“When I rung up one van hire place, the guy on the phone said, ‘We’ll have to give it a good check over to make sure you don’t bring any of them back with you.” What was intended as a light-hearted comment underlines the huge social stigma attached to Europe’s largest migrant shanty town, where it is thought as many as 5000 live in squalid, overcrowded make-shift tents, often plagued by rats and with water sources contaminated by faeces. Many of these refugees, hungry and distressed from having made perilous journeys from war-torn or poverty stricken countries, are often victims of tuberculosis, scabies and post-traumatic stress, according to a report published in October last year.

There is a simple message to Copeland’s mission: the powerful role that sport can play in the life of any human, even if they are suffering in diabolical and appalling conditions. Sport has the power to transmit a sense of escapism and positivity, be valued and appreciated.  There are the thrills of accomplishing a new skill. The feelings of adrenalin which stimulate hopes, dreams and ambitions – no matter how big or small. These are the feel-good factors which Copeland will aim to develop among the refugees she meets and help “transport somebody to Wembley for ten minutes” or encourage someone to “be fighting for that world boxing title in Vegas”.

10 athletes competed at the Rio Games for the Refugee Olympic Team in an effort to heighten the magnitude of the worldwide refugee crisis          Image: Kai Pfaffenbach / Reuters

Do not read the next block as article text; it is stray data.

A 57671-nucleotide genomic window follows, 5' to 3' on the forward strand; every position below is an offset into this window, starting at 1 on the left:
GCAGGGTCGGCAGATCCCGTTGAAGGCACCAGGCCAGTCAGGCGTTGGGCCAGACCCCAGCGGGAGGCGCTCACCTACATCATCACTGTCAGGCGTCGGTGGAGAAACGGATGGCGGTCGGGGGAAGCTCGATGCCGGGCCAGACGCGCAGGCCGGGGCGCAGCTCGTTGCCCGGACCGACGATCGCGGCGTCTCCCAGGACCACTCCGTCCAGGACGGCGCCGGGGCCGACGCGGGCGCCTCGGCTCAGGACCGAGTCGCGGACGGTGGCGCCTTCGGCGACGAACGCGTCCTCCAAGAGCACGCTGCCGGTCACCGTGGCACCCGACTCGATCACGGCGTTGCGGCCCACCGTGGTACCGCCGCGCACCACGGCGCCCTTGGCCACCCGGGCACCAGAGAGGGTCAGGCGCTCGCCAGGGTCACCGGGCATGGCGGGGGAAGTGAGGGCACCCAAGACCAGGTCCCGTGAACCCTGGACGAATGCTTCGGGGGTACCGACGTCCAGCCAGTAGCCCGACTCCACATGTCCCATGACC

“You can’t ignore the fact that in an area of conflict or poverty, there are still human beings who can be engaged in a positive activity,” Copeland points out. “It doesn’t have to be boxing – it could be any sport,” she adds. “We’re taking cricket and footy stuff too!”

Copeland’s Calais camp will be a testament to the optimistic spirit emulated by the Refugee Team which made its debut this year at the Rio Olympics. These refugees-turned-Olympians, who overcame barriers to fulfil their own dreams, ultimately serve as a reminder of how their problematic engagement with sport can be overcome with the right support.

Stacey Copeland will get soaked no doubt, not in some vitamin enriched mud-bath, but in the middle of some uninviting camp in northern France during a wet autumn month where you and I will probably never go. Miles from her England compatriots who will be fighting to become European medallists like she did two years ago, Copeland will be fighting it out in The Jungle – meeting refugees who, on their seemingly never-ending journey towards stability and happiness, are waiting for their own chance to properly ‘recover’.

To sponsor Stacey Copeland and to read her own personal message about her Calais boxing camp, click here: https://www.gofundme.com/2kg34t5c

Fiona Tomas

Featured image: The Gryphon 

Related article: Copeland Fighting for a Female Cause